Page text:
Pakistan, Contingency and Kashmir
Charley Bravo - 4/9/11
Pakistan has not been faring well. If a litany of woes since the 70's weren't bad enough, it now faces collateral strain from the Afghan conflict and devastating flooding in 2010. Pashtun and/or Taliban elements view the border between Afghanistan and Pakistan as something real only on a world atlas. Meanwhile, U.S. drone attacks in Waziristan and other Federally Administered Tribal Areas, where no real government control exists, are viewed by the majority of Pakistanis as serious violations of sovereignty. The Pakistani military and intelligence agencies, though often supporting Taliban elements, nevertheless face insurgency threats and mounting poltical instability.
The picture appears bleak enough to prompt concern for the survival of Pakistan itself. Stephen P. Cohen, author of The Idea of Pakistan, has authored an important new essay, "Coping with a failing Pakistan":
"...will it gradually disintegrate, shedding its character as a moderate Muslim state, losing control over more and more territory? The country is in the metaphorical position of someone who has swallowed poison, sits on a keg of dynamite, is being shot at, all while an earthquake is rumbling through the neighbourhood."
The paper, available as a downloadable pdf, scopes out the wild terrain Pakistan faces both domestically and regionally. The potential of disaster in Pakistan would appear to justify sustained attention and concentrated effort to accomplish something constructive. Healing the dismal state of Pakistani/Indian relations may be the single most important element in that task. And it's there that Kashmir should immediately ping the radar, as Steve Coll argued in another important paper "Kashmir: The time has come".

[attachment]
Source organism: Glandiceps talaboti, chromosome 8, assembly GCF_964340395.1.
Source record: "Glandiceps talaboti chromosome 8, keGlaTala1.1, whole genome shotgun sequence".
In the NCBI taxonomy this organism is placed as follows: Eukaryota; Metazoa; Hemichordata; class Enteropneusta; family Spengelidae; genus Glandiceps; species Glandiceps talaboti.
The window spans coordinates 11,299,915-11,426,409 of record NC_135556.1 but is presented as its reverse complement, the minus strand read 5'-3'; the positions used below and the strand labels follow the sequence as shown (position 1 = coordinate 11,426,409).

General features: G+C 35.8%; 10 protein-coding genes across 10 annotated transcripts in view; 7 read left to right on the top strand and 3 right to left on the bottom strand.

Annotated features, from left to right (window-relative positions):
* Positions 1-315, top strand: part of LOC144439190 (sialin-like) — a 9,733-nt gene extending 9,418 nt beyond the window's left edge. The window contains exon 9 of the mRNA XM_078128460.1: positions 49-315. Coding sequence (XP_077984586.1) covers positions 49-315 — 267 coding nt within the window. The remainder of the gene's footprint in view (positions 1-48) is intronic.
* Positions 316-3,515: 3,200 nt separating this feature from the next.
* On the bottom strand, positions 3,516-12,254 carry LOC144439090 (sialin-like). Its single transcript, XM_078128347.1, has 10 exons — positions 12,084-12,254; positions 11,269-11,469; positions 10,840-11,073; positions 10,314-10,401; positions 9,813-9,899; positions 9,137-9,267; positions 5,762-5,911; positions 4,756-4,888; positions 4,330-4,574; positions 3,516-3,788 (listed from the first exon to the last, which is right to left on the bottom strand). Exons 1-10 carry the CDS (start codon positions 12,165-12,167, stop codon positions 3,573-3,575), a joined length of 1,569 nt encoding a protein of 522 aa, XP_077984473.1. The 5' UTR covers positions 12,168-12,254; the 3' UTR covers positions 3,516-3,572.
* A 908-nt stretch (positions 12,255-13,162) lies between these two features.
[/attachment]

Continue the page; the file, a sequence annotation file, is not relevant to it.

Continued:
Although Cohen sees that "a normal relationship with India is a necessary condition for Pakistan to avoid further deterioration", referencing Coll's thesis, he doubts the focus on attempting to effect a settlement in Kashmir can have real legs. Factions in both India and Pakistan have arisen which are hell bent on blocking progress and, moreover, China is seen as bound to work against any normalization, reducing the chances to "near zero".
It's only at this point that Cohen appears to disappoint. For though his analysis may be true enough, the world as we know it has lately proven a capacity to change with astonishing speed - with little regard to accepted wisdom and ossified histories. Because of the very disturbing complexion Cohen portrays in Pakistan, one expects advocacy of more daring and imaginative approaches now rather than later. China's importance in seriously dealing with both North Korea and Kashmir appears to warrant as much - even perhaps going so far as to ensure Beijing's interest via a potential change in the U.S. posture vis a vis Taiwan. So too, then India and Pakistan would see an outside party doing more than merely prescribing outcomes from a repose devoid of the guts for shared sacrifice.